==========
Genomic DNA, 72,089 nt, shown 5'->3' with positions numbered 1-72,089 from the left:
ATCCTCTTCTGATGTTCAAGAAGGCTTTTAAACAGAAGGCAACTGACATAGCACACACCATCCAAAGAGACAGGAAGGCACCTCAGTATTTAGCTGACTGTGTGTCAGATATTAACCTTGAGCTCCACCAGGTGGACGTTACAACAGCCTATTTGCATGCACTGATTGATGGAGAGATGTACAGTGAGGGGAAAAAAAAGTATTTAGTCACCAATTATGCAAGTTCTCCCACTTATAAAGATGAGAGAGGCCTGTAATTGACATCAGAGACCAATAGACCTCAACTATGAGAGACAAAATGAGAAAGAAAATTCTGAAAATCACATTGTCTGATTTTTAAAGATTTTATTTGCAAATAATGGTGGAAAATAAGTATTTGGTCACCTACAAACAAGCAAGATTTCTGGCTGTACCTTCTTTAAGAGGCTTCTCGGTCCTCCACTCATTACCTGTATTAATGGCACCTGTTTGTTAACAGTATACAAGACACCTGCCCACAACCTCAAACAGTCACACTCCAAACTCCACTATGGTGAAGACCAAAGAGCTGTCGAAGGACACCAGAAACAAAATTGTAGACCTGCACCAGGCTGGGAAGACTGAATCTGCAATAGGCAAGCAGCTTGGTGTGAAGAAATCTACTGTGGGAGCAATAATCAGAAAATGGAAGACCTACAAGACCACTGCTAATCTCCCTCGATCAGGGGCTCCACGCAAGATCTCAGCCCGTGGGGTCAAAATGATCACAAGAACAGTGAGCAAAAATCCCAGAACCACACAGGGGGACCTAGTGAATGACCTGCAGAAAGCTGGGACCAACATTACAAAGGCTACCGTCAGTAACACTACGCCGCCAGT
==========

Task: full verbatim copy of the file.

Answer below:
Genomic DNA, 72,089 nt, shown 5'->3' with positions numbered 1-72,089 from the left:
ATCCTCTTCTGATGTTCAAGAAGGCTTTTAAACAGAAGGCAACTGACATAGCACACACCATCCAAAGAGACAGGAAGGCACCTCAGTATTTAGCTGACTGTGTGTCAGATATTAACCTTGAGCTCCACCAGGTGGACGTTACAACAGCCTATTTGCATGCACTGATTGATGGAGAGATGTACAGTGAGGGGAAAAAAAAGTATTTAGTCACCAATTATGCAAGTTCTCCCACTTATAAAGATGAGAGAGGCCTGTAATTGACATCAGAGACCAATAGACCTCAACTATGAGAGACAAAATGAGAAAGAAAATTCTGAAAATCACATTGTCTGATTTTTAAAGATTTTATTTGCAAATAATGGTGGAAAATAAGTATTTGGTCACCTACAAACAAGCAAGATTTCTGGCTGTACCTTCTTTAAGAGGCTTCTCGGTCCTCCACTCATTACCTGTATTAATGGCACCTGTTTGTTAACAGTATACAAGACACCTGCCCACAACCTCAAACAGTCACACTCCAAACTCCACTATGGTGAAGACCAAAGAGCTGTCGAAGGACACCAGAAACAAAATTGTAGACCTGCACCAGGCTGGGAAGACTGAATCTGCAATAGGCAAGCAGCTTGGTGTGAAGAAATCTACTGTGGGAGCAATAATCAGAAAATGGAAGACCTACAAGACCACTGCTAATCTCCCTCGATCAGGGGCTCCACGCAAGATCTCAGCCCGTGGGGTCAAAATGATCACAAGAACAGTGAGCAAAAATCCCAGAACCACACAGGGGGACCTAGTGAATGACCTGCAGAAAGCTGGGACCAACATTACAAAGGCTACCGTCAGTAACACTACGCCGCCAGT